Canadian's George and Darril Fosty can be thanked for adding color and texture to a game already glowing with it. The Fosty's (white) produced extensive and enlightening research in their book, Black Ice, illuminating the participation and contributions of Canadians of African descent in the 1800's in Halifax, Nova Scotia.
Fosty's research points out that black hockey squads were entertaining all white audiences, while displaying outstanding speed and skill in hockey's early history.
Also impressive was the book's reference of the use of slap-shots and butterfly styles by goaltenders long before they came into vogue in the NHL. Stars of that era included "Hippo" Galloway ,and many others.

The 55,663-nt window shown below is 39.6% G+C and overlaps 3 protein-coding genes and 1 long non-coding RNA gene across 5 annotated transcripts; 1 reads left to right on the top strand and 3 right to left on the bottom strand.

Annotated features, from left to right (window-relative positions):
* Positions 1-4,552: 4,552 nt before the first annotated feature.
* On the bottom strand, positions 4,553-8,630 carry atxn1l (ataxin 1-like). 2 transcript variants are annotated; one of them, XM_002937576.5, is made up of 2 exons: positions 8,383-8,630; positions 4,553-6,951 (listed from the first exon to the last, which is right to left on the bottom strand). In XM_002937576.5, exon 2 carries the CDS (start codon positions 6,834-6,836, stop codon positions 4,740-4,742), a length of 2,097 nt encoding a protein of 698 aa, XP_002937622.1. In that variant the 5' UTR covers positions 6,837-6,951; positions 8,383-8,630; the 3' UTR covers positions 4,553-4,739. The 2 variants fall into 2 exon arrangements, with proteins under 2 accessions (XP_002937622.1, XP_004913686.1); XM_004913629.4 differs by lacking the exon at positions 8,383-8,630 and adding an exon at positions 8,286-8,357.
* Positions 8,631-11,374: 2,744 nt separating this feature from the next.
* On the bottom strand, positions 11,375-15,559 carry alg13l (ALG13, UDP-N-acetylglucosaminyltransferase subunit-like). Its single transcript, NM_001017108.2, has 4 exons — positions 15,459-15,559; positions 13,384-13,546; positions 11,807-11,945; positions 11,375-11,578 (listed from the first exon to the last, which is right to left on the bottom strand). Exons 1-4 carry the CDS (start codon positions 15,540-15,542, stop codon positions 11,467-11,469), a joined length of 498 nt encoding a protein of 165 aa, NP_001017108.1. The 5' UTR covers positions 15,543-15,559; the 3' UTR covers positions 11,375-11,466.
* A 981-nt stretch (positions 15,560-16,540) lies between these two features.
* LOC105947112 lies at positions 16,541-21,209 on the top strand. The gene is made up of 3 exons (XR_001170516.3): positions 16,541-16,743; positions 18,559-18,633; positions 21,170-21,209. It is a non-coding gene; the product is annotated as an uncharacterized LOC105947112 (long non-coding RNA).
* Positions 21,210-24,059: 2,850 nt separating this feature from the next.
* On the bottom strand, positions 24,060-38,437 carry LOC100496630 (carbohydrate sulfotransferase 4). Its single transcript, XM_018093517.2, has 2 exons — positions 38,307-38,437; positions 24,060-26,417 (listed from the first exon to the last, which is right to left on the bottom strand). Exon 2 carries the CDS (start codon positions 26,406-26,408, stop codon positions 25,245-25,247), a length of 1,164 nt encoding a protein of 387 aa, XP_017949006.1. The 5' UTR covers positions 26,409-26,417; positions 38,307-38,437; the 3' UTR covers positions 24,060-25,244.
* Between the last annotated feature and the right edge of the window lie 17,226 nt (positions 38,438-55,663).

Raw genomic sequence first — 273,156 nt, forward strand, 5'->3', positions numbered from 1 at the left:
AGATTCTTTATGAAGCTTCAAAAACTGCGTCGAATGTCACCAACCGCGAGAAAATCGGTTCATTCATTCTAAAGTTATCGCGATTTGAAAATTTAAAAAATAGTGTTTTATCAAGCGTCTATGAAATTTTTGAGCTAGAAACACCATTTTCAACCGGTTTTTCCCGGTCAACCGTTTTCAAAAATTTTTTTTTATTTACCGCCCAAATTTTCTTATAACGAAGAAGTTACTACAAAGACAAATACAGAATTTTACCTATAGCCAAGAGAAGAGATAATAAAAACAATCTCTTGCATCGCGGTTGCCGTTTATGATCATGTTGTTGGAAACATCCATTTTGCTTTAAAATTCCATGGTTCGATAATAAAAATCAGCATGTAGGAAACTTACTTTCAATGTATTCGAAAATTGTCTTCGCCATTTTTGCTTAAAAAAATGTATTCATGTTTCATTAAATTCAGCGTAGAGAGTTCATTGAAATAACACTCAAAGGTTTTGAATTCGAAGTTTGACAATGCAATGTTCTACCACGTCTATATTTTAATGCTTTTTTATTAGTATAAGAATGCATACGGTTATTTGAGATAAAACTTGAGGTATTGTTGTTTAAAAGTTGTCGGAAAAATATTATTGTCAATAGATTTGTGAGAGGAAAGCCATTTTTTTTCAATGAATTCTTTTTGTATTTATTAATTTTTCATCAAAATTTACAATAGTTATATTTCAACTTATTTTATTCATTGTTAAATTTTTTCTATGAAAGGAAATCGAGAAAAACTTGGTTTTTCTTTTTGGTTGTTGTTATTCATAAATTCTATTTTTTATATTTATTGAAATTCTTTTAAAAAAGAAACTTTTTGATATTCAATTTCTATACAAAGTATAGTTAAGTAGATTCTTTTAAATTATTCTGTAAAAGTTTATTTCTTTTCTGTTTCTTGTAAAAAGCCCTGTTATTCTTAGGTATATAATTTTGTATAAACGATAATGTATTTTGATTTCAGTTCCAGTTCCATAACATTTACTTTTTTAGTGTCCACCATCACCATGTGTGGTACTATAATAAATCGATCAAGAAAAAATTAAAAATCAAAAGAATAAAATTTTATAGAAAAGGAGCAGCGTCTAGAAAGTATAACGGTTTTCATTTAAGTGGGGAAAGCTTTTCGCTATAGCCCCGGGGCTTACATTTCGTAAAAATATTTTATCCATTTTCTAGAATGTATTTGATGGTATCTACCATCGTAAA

This was well before Willie O'Ree made his mark as the first player of African heritage to play in the NHL in the 1950's with the Boston Bruins after starring in the Quebec junior ranks.
The 21st century has seen a larger number of players make it to the NHL and the NHL brain-trust has even contributed to developing more African American youth by creating the "Hockey Is for Everyone" program.